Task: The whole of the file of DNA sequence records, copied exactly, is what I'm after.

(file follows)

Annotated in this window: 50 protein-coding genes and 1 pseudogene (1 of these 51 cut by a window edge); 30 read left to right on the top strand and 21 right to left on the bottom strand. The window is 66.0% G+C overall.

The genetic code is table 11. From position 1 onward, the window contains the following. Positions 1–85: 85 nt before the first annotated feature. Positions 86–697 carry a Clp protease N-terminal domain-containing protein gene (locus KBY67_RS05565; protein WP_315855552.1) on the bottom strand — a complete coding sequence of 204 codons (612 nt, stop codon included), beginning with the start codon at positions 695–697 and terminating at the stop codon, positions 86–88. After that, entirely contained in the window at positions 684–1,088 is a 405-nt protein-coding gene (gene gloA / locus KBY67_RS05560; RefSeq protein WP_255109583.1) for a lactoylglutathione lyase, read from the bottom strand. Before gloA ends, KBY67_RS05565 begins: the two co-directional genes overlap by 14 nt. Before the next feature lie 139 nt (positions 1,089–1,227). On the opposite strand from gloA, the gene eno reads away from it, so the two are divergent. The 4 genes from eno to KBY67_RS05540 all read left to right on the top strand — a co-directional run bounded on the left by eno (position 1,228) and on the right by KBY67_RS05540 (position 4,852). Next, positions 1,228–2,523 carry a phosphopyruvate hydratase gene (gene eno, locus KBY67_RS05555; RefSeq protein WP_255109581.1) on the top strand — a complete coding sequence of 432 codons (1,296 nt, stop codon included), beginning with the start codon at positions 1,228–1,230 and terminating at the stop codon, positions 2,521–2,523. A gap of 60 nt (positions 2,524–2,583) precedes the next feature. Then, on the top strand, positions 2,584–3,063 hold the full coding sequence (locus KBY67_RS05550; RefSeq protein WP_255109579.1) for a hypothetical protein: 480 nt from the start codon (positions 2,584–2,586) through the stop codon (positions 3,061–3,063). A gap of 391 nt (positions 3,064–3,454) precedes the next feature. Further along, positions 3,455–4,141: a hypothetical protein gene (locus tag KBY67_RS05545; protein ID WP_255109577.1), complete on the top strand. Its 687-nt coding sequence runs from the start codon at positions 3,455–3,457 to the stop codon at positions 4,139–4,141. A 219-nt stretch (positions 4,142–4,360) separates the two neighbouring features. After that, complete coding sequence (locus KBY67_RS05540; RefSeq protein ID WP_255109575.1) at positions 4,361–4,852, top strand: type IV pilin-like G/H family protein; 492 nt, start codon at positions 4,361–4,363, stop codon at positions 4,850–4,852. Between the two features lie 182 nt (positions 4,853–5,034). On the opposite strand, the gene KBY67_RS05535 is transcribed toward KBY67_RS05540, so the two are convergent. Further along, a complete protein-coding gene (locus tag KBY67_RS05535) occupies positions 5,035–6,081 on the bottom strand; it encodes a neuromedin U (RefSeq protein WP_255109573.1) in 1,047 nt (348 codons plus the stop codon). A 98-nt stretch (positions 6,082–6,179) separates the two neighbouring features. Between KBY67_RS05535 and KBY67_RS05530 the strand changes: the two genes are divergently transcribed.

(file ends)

Annotated in this window: 50 protein-coding genes and 1 pseudogene (1 of these 51 cut by a window edge); 30 read left to right on the top strand and 21 right to left on the bottom strand. The window is 66.0% G+C overall.

The genetic code is table 11. From position 1 onward, the window contains the following. Positions 1–85: 85 nt before the first annotated feature. Positions 86–697 carry a Clp protease N-terminal domain-containing protein gene (locus KBY67_RS05565; protein WP_315855552.1) on the bottom strand — a complete coding sequence of 204 codons (612 nt, stop codon included), beginning with the start codon at positions 695–697 and terminating at the stop codon, positions 86–88. After that, entirely contained in the window at positions 684–1,088 is a 405-nt protein-coding gene (gene gloA / locus KBY67_RS05560; RefSeq protein WP_255109583.1) for a lactoylglutathione lyase, read from the bottom strand. Before gloA ends, KBY67_RS05565 begins: the two co-directional genes overlap by 14 nt. Before the next feature lie 139 nt (positions 1,089–1,227). On the opposite strand from gloA, the gene eno reads away from it, so the two are divergent. The 4 genes from eno to KBY67_RS05540 all read left to right on the top strand — a co-directional run bounded on the left by eno (position 1,228) and on the right by KBY67_RS05540 (position 4,852). Next, positions 1,228–2,523 carry a phosphopyruvate hydratase gene (gene eno, locus KBY67_RS05555; RefSeq protein WP_255109581.1) on the top strand — a complete coding sequence of 432 codons (1,296 nt, stop codon included), beginning with the start codon at positions 1,228–1,230 and terminating at the stop codon, positions 2,521–2,523. A gap of 60 nt (positions 2,524–2,583) precedes the next feature. Then, on the top strand, positions 2,584–3,063 hold the full coding sequence (locus KBY67_RS05550; RefSeq protein WP_255109579.1) for a hypothetical protein: 480 nt from the start codon (positions 2,584–2,586) through the stop codon (positions 3,061–3,063). A gap of 391 nt (positions 3,064–3,454) precedes the next feature. Further along, positions 3,455–4,141: a hypothetical protein gene (locus tag KBY67_RS05545; protein ID WP_255109577.1), complete on the top strand. Its 687-nt coding sequence runs from the start codon at positions 3,455–3,457 to the stop codon at positions 4,139–4,141. A 219-nt stretch (positions 4,142–4,360) separates the two neighbouring features. After that, complete coding sequence (locus KBY67_RS05540; RefSeq protein ID WP_255109575.1) at positions 4,361–4,852, top strand: type IV pilin-like G/H family protein; 492 nt, start codon at positions 4,361–4,363, stop codon at positions 4,850–4,852. Between the two features lie 182 nt (positions 4,853–5,034). On the opposite strand, the gene KBY67_RS05535 is transcribed toward KBY67_RS05540, so the two are convergent. Further along, a complete protein-coding gene (locus tag KBY67_RS05535) occupies positions 5,035–6,081 on the bottom strand; it encodes a neuromedin U (RefSeq protein WP_255109573.1) in 1,047 nt (348 codons plus the stop codon). A 98-nt stretch (positions 6,082–6,179) separates the two neighbouring features. Between KBY67_RS05535 and KBY67_RS05530 the strand changes: the two genes are divergently transcribed.